Like the pool, selection is one of those words that at first seems attractive, suggesting variety, but which does not garner such a positive interpretation when it comes to redundancy.
In a redundancy scenario, selection goes hand in hand with scoring employees to determine which may be made redundant and which may continue on with the business in surviving roles, similar roles or entirely new roles.
Telling someone in clear terms why they are being selected for redundancy in an unbiased manner is vital here. Think of it as an explanation rather than a justification of why a person is being selected for redundancy, as attempting to justify something that an employee likely will not agree with may not end well.
To that end, if trade union or employee representatives are involved, it can be worthwhile trying to agree the criteria for selecting employees for redundancy with them beforehand to try and limit the number of questions that you have to field later down the line.
The selection criteria for redundancy purposes should be objective and measurable.
For instance, an employee's length of service, their qualifications, their experience, their productivity and their disciplinary record can be measured, as opposed to far more subjective criteria that often have fancy titles, such as their “strategic implementation portfolio” or “growth mindset”, which are not helpful for these purposes (i.e. to you, the employees or, if it comes to it, an employment tribunal).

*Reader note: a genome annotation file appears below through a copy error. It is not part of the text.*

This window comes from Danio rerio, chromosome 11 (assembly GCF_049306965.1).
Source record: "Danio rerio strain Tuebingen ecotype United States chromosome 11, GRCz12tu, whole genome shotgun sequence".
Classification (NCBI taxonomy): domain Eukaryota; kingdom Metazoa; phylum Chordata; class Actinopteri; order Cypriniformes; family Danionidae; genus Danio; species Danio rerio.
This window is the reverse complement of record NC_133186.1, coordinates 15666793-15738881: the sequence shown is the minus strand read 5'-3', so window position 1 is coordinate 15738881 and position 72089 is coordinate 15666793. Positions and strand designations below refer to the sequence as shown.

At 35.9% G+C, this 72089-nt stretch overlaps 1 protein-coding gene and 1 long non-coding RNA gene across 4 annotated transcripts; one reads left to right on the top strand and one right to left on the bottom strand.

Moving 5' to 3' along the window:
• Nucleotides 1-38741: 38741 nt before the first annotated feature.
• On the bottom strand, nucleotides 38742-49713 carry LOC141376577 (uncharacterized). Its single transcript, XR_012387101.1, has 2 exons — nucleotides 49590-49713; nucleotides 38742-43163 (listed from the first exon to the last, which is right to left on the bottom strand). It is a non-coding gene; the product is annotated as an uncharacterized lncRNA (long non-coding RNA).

Alongside this, the selection criteria must be applied fairly.
A good example is an employee’s absence record. If the employee has been on maternity leave or has been absent for an illness that either is clearly related to a disability or which could be related to a disability, then a reasonable employer should discount it from that employee’s absence record as including it could risk claims of unfair dismissal, discrimination and also possibly automatically unfair dismissal.
Likewise, the once-popular selection criteria of “last in, first out” (LIFO) is also no longer appropriate. LIFO generally operates to the detriment of younger employees and employees whose race may not be properly represented in a business. This means that employers who try to rely upon it may be laying themselves open to claims of direct age discrimination (which could possibly be justified), as well as indirect age and/or race discrimination.
So, as you can see, if you do not prepare and apply your selection criteria in a fair and justifiable manner, then you could be leaving yourself open to a significant litigation risk!
This article is intended for information purposes only and not as a substitute for legal advice. TP Legal does not accept any responsibility for any decisions that you may make as a result of reading this article.
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